A medium-sized tree, something that grows between 20’ and 40’ high, can be the perfect solution for casting cooling shade over a two-story house and a large lot, assuming that it’s been properly placed. It should be 20’ or more from the home, walls or other structures, as well as from you property line. You should also know that if a tree on your lot is hanging over your neighbors’ home or yard, they have the right to cut it off, and if its roots or branches do any damage to their property, you will normally be held liable.
If you need something smaller, take a look at this post to see a list of trees that’ll only grow to about 20’ high and do beautifully in the low desert.
Now, let’s check out some great medium sized trees that will grow exceptionally well in Las Vegas!
30’H x 30’W
Goldenrain trees offer visual interest and shade from spring through fall, thanks to vibrant red new growth, pendulous yellow flowers and delicate seedpods that resemble heart-shaped Chinese lanterns. Leaves turn bright green with age to provide a pretty backdrop for the flowers, which come out in early-to-mid-summer. Goldenrain trees require moderate to regular water depending on their location and are best planted from fall through early spring, in order to get them established before the summer heat.
Red Push Pistache
Pistacia x ‘Red Push’
30’H x 20’W
With fall color that ranges from brilliant yellow to flaming orange and red, the Red Push pistache is a popular choice for those who’ve moved to Vegas and miss traditional autumn displays. This moderate grower can use more water than most of the other trees here, but it also provides a nice canopy of dense shade. While pistacia trees are often a little straggly in their youth, they tend to fill out nicely in fairly short order, leading to their designation as the “Ugly Duckling” of trees.
30’H x 20’W
Bottle trees are Australian natives that thrive in our Valley, given the right circumstances. They require deep, infrequent water and good drainage in order to develop a deep taproot and avoid root rot from a soggy base. The combined characteristics of moderate-to-fast growth, an evergreen canopy and being relatively neat have led to prevalent use of bottle trees throughout Las Vegas, despite the fact that they can be damaged by our lowest temperatures.
30’H x 30’W
While there are other mesquites that are actually native to the Mojave Desert, the Chilean mesquite is probably the most commonly planted in Las Vegas. It’s broad, thornless canopy can offer filtered shade to a larger area than most trees. Chileans are fast-growing and very drought-tolerant once established, so they make a nice choice for a desert garden or any area where you want a tree that doesn’t need to be babied. It should be noted that the leaf drop, flowers and seedpods of mesquites can produce a bit of a mess throughout the year.
30’H x 30’W
African sumacs are another attractive, water-smart shade tree for the desert with a reputation for creating a lot of litter. They’re moderate-to-fast growers that are forgiving of poor soil and high heat, but they may drop their leaves in a hard frost. Small red and yellow berries follow inconspicuous flowers that come out in the early spring and the trees will generally slough off leaves in the early summer in order to make room for new growth.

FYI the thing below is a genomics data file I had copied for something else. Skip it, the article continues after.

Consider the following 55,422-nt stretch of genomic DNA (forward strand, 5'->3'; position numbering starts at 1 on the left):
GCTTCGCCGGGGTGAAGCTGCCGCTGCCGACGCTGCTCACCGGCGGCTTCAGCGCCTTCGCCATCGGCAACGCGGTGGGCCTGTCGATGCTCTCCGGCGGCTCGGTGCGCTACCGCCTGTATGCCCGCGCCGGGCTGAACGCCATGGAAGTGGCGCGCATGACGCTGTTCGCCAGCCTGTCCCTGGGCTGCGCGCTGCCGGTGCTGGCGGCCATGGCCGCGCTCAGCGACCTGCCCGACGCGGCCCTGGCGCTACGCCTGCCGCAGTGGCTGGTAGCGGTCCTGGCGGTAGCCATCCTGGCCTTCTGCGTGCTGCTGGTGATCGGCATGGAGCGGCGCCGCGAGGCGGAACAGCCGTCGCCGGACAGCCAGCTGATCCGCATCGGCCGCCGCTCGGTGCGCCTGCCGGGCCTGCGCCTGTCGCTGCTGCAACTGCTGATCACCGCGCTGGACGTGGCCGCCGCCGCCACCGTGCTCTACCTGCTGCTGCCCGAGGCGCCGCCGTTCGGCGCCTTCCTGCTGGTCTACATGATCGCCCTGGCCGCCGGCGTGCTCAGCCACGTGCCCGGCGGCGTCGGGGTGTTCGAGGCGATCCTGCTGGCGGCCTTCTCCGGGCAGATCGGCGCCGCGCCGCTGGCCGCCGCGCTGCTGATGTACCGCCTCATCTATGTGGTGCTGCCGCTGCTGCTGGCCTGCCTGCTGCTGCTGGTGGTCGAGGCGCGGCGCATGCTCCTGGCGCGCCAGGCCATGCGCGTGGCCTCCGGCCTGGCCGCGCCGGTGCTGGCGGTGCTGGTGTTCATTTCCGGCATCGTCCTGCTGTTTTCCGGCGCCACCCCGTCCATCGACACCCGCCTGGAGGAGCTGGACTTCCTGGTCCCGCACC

25’H x 20’W
Desert willows bloom profusely all summer long and there are a variety of colors to choose from. While the burgundy lace desert willow, with its dark purple flowers, is the most readily available, you can also find pink, white and lavender varieties that perform just as well in Las Vegas. You can count on the desert willows to draw hummingbirds and they’ll allow enough light through their leaves for other plants to grow nicely, making them perfect for flower gardens.
Pink Dawn Chitalpa
x Chitalpa tashkentensis
25’H x 25’W
For light shade and pretty pink flowers from spring through fall, it’s hard to beat the pink dawn chitalpa. These trees grow quickly and require little maintenance other than an occasional cleanup of the spent blooms and the long, thin seedpods that follow. Chitalpas are a hybrid of Catalpa bignonioides and Chilopsis linearis, both of which are fantastic desert trees with low water needs and the ability to withstand extreme heat and alkaline soil, so pink dawn chitalpas make a great choice for those looking for both beauty and durability.
Blue Palo Verde
35’H x 30’W
With bluish-green leaves and branches, the blue palo verde is a distinctive desert tree that’s hard to miss. Its cheery yellow flowers generally show up earlier in the spring than those of the other palo verdes, but they’re also less likely to rebloom in the summer than the smaller Desert Museum palo verde. Both drought-tolerant and fast-growing, blue palo verdes work well in any place where a big tree is needed quickly.
Celtis reticulate or
25’H x 25’W
Western hackberry trees are native to the Western U.S., making them a natural choice for our valley. They’re related to elms, but hackberries tend to be smaller and more deep-rooted than their better-known relatives, so they’re much better-suited to the small lots that are common to Las Vegas. Western hackberries have broad, sprawling canopies that are often as wide as the tree is tall and they feature orangey-red berries in autumn, providing visual interest and an attractant to wildlife.
40’H x 40’W
Chinese hackberries are larger than Western hackberries and have a more rounded canopy than their smaller counterpart, with glossier leaves that leaf out in the mid-spring. The trees provide shade throughout the summer months and are a natural habitat for plenty of different birds, making them a fantastic choice for those hoping to attract wildlife to their garden,